Moreover, there are mistakes in Mrs Brown where they might well have been tempted to drop in footage from the rehearsal or an isolated camera, but they actually didn’t. (In fact, there is precisely no footage dropped in from the rehearsal at all.) Sure, when Conor Moloney fucks up in his scene, it’s an easy decision to keep it as it added additional comedy. (“Do you know what happened there? I got excited and I improvised. I won’t be doing that again!”) But when Pat Shields stumbles over his line in the show’s penultimate scene (“You and me are going home now to go and do some measuring in the bedroom…”), it actually slightly damages the comedy – there’s just no room for any of the characters to improvise to fix it, as they’re bang in the middle of a complex series of double-entendres. It’s to the programme’s credit that they didn’t try and fix this, and merely accepted it as one of those things that happens when you do a show live.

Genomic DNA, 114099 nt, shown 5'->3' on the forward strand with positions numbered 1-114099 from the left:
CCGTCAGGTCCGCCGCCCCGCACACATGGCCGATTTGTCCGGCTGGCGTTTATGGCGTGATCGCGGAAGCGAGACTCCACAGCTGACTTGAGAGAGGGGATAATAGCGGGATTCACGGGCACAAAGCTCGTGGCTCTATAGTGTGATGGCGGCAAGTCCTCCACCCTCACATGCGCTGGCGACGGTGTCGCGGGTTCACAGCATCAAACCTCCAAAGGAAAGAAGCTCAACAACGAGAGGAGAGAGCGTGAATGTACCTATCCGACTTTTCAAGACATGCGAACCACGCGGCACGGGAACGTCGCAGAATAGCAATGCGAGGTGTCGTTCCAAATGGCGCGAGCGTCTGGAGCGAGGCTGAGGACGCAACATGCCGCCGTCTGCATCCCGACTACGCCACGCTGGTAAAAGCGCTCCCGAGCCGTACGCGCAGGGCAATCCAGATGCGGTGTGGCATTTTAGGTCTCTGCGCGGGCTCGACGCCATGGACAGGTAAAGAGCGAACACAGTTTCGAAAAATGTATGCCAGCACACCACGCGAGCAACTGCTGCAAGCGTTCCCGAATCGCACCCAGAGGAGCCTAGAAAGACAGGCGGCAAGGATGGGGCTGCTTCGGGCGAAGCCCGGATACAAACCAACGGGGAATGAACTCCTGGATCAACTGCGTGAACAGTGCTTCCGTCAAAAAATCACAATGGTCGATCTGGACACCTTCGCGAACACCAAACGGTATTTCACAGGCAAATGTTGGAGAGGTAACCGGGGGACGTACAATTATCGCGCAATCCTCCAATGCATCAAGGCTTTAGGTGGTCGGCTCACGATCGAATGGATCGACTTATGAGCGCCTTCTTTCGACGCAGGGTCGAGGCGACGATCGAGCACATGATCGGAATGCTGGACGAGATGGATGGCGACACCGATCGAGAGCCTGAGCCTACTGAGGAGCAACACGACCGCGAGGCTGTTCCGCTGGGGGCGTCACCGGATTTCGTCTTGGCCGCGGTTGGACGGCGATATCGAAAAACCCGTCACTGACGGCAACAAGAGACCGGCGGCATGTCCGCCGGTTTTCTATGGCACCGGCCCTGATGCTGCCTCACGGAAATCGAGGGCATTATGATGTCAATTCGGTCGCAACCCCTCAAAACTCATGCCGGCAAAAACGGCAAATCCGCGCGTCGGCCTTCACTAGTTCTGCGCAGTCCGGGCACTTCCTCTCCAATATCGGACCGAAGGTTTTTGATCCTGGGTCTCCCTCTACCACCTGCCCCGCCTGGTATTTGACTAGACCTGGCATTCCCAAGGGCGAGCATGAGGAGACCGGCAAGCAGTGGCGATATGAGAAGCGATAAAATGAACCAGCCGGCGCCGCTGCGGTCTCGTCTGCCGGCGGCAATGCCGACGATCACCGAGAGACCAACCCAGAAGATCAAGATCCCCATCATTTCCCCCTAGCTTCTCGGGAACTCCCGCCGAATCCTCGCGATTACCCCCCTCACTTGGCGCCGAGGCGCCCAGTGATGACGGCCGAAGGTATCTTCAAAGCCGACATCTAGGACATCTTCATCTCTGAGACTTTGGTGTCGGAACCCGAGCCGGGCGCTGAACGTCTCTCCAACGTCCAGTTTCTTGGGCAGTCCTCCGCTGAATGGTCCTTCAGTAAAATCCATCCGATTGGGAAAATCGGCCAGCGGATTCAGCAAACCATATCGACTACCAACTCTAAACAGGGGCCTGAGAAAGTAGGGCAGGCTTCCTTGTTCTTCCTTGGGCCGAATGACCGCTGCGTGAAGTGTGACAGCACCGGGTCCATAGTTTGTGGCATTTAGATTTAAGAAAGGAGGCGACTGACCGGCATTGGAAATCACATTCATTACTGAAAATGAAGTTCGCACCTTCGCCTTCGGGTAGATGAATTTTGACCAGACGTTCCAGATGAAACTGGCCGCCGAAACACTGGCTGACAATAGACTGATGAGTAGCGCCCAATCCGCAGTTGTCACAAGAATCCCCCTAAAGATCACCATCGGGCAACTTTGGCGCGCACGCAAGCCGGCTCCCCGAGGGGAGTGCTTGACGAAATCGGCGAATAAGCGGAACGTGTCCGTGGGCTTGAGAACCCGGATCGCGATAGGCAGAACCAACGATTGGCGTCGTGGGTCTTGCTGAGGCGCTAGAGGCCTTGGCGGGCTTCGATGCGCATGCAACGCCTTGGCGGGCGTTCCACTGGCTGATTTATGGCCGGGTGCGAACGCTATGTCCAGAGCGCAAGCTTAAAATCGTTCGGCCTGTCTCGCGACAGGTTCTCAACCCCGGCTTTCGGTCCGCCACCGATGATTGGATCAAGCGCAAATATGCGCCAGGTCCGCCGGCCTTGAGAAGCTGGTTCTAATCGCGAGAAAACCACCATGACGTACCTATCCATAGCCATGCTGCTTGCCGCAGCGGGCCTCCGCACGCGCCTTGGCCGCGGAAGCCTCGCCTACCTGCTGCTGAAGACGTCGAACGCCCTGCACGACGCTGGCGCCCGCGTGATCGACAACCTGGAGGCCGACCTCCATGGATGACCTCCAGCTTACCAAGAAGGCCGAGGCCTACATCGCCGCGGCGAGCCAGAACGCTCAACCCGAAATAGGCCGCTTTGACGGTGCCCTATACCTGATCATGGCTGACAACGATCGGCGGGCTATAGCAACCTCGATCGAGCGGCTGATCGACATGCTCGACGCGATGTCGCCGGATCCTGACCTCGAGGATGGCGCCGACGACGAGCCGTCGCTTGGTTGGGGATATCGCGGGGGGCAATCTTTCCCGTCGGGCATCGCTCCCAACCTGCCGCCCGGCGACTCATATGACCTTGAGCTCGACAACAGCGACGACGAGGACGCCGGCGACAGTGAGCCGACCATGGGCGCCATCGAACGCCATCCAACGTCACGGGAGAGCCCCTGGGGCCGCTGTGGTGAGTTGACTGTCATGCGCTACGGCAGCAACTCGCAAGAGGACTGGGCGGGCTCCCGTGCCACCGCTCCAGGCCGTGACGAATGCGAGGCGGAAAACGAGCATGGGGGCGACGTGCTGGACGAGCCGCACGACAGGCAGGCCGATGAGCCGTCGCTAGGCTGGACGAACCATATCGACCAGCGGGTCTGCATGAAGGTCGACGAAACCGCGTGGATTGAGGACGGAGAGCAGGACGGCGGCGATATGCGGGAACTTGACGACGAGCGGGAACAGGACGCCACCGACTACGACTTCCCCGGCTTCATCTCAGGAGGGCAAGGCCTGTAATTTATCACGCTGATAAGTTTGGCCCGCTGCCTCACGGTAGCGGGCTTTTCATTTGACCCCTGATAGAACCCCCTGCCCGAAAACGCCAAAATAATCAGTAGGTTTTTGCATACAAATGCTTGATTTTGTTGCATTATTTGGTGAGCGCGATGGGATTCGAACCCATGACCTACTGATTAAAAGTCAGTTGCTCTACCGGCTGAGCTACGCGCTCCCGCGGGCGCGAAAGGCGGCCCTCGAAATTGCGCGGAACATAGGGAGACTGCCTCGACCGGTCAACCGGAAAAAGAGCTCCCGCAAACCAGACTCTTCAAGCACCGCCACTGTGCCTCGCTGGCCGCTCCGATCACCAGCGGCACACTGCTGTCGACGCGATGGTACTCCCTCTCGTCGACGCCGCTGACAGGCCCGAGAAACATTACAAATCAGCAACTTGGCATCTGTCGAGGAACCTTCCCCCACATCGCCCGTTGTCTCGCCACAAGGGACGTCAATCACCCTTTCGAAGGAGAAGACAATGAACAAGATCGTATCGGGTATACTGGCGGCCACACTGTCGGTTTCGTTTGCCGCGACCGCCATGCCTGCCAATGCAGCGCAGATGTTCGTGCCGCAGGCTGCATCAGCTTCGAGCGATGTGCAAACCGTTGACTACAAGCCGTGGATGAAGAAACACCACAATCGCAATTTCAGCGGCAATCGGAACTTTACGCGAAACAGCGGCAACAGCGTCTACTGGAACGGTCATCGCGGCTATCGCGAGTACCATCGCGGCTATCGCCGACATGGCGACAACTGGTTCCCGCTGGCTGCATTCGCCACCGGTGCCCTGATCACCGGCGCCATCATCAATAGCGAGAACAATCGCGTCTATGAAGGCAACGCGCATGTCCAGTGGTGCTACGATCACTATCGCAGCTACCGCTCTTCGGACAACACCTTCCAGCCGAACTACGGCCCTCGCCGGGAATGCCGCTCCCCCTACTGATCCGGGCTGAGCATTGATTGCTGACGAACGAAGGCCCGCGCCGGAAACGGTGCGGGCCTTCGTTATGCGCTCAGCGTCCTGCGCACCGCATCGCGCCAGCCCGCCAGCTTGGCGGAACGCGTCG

Indeed, we’re nowhere near my level of ire which I held for Quatermass here. True, I’d much rather the repeat of Mrs Brown had just been the original live version of the show with no alterations – and I think there were few enough mistakes that it should have been a completely acceptable decision for all concerned. But unlike Quatermass, the spirit and the vast majority of the cutting of the live show remains intact in the repeat version. They very much didn’t re-edit the whole show – in fact, the programme goes out of its way to keep the majority of it as originally broadcast. That is much to the show’s credit. The whole fun of the show is that it was done live, not constructed in an edit suite – and that spirit essentially survives.

Let’s hope the DVD release manages to stay the same, and there’s no further meddling…


  1. Incidentally, I wonder what the announcers in Wales, Scotland and Northern Ireland made of this?